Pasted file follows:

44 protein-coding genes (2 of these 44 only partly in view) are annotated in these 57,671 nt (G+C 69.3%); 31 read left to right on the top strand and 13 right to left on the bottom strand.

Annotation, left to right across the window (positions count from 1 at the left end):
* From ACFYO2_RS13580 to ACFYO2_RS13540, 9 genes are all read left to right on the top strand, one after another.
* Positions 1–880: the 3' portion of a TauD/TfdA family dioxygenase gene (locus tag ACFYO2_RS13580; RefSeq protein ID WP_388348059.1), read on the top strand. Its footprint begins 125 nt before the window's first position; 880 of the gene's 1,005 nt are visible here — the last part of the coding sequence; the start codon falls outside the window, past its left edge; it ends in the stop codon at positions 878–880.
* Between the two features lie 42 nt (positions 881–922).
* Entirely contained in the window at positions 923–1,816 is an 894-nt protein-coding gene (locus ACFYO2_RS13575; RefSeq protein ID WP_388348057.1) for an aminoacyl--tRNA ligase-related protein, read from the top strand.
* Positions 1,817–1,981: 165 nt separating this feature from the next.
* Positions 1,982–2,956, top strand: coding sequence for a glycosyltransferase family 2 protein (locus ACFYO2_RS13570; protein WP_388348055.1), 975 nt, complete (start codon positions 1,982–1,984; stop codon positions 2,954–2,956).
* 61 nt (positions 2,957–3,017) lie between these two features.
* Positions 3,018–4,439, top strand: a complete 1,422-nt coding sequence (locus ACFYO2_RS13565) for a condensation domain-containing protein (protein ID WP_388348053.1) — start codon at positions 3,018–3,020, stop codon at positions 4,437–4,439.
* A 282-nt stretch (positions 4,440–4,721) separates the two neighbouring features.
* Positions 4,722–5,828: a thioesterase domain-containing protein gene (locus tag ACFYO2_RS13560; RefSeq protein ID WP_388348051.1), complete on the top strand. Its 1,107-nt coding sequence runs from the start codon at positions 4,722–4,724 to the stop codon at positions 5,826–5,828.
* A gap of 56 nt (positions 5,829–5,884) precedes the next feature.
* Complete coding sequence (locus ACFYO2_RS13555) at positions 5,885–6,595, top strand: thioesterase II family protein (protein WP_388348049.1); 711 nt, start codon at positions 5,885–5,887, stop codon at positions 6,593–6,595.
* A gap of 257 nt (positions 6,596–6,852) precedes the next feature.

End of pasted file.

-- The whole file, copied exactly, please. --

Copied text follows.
44 protein-coding genes (2 of these 44 only partly in view) are annotated in these 57,671 nt (G+C 69.3%); 31 read left to right on the top strand and 13 right to left on the bottom strand.

Annotation, left to right across the window (positions count from 1 at the left end):
* From ACFYO2_RS13580 to ACFYO2_RS13540, 9 genes are all read left to right on the top strand, one after another.
* Positions 1–880: the 3' portion of a TauD/TfdA family dioxygenase gene (locus tag ACFYO2_RS13580; RefSeq protein ID WP_388348059.1), read on the top strand. Its footprint begins 125 nt before the window's first position; 880 of the gene's 1,005 nt are visible here — the last part of the coding sequence; the start codon falls outside the window, past its left edge; it ends in the stop codon at positions 878–880.
* Between the two features lie 42 nt (positions 881–922).
* Entirely contained in the window at positions 923–1,816 is an 894-nt protein-coding gene (locus ACFYO2_RS13575; RefSeq protein ID WP_388348057.1) for an aminoacyl--tRNA ligase-related protein, read from the top strand.
* Positions 1,817–1,981: 165 nt separating this feature from the next.
* Positions 1,982–2,956, top strand: coding sequence for a glycosyltransferase family 2 protein (locus ACFYO2_RS13570; protein WP_388348055.1), 975 nt, complete (start codon positions 1,982–1,984; stop codon positions 2,954–2,956).
* 61 nt (positions 2,957–3,017) lie between these two features.
* Positions 3,018–4,439, top strand: a complete 1,422-nt coding sequence (locus ACFYO2_RS13565) for a condensation domain-containing protein (protein ID WP_388348053.1) — start codon at positions 3,018–3,020, stop codon at positions 4,437–4,439.
* A 282-nt stretch (positions 4,440–4,721) separates the two neighbouring features.
* Positions 4,722–5,828: a thioesterase domain-containing protein gene (locus tag ACFYO2_RS13560; RefSeq protein ID WP_388348051.1), complete on the top strand. Its 1,107-nt coding sequence runs from the start codon at positions 4,722–4,724 to the stop codon at positions 5,826–5,828.
* A gap of 56 nt (positions 5,829–5,884) precedes the next feature.
* Complete coding sequence (locus ACFYO2_RS13555) at positions 5,885–6,595, top strand: thioesterase II family protein (protein WP_388348049.1); 711 nt, start codon at positions 5,885–5,887, stop codon at positions 6,593–6,595.
* A gap of 257 nt (positions 6,596–6,852) precedes the next feature.